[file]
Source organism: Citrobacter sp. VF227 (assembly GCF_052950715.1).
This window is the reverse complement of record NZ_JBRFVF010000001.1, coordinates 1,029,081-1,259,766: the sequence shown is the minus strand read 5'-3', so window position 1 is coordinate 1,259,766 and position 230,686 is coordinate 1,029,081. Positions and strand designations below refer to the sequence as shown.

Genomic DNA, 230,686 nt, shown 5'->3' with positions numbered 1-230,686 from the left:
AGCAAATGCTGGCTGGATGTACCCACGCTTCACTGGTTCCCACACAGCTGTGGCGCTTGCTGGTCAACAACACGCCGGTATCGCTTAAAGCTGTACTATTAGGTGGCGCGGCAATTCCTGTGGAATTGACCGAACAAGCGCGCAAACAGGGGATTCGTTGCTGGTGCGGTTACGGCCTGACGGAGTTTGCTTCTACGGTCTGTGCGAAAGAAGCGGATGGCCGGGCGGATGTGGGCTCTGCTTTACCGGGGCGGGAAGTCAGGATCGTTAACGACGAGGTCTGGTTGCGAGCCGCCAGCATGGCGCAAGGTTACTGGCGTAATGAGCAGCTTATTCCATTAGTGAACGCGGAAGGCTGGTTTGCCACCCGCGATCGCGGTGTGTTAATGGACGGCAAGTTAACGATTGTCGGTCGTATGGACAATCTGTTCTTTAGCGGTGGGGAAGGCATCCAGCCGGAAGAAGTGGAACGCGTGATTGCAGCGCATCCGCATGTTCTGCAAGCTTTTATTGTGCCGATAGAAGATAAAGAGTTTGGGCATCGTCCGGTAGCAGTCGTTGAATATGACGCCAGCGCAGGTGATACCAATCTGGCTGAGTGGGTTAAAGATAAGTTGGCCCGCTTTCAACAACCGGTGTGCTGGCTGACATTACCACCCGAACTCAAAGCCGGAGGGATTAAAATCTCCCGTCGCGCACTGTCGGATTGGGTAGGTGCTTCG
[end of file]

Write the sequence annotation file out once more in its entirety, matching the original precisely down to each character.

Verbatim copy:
Source organism: Citrobacter sp. VF227 (assembly GCF_052950715.1).
This window is the reverse complement of record NZ_JBRFVF010000001.1, coordinates 1,029,081-1,259,766: the sequence shown is the minus strand read 5'-3', so window position 1 is coordinate 1,259,766 and position 230,686 is coordinate 1,029,081. Positions and strand designations below refer to the sequence as shown.

Genomic DNA, 230,686 nt, shown 5'->3' with positions numbered 1-230,686 from the left:
AGCAAATGCTGGCTGGATGTACCCACGCTTCACTGGTTCCCACACAGCTGTGGCGCTTGCTGGTCAACAACACGCCGGTATCGCTTAAAGCTGTACTATTAGGTGGCGCGGCAATTCCTGTGGAATTGACCGAACAAGCGCGCAAACAGGGGATTCGTTGCTGGTGCGGTTACGGCCTGACGGAGTTTGCTTCTACGGTCTGTGCGAAAGAAGCGGATGGCCGGGCGGATGTGGGCTCTGCTTTACCGGGGCGGGAAGTCAGGATCGTTAACGACGAGGTCTGGTTGCGAGCCGCCAGCATGGCGCAAGGTTACTGGCGTAATGAGCAGCTTATTCCATTAGTGAACGCGGAAGGCTGGTTTGCCACCCGCGATCGCGGTGTGTTAATGGACGGCAAGTTAACGATTGTCGGTCGTATGGACAATCTGTTCTTTAGCGGTGGGGAAGGCATCCAGCCGGAAGAAGTGGAACGCGTGATTGCAGCGCATCCGCATGTTCTGCAAGCTTTTATTGTGCCGATAGAAGATAAAGAGTTTGGGCATCGTCCGGTAGCAGTCGTTGAATATGACGCCAGCGCAGGTGATACCAATCTGGCTGAGTGGGTTAAAGATAAGTTGGCCCGCTTTCAACAACCGGTGTGCTGGCTGACATTACCACCCGAACTCAAAGCCGGAGGGATTAAAATCTCCCGTCGCGCACTGTCGGATTGGGTAGGTGCTTCG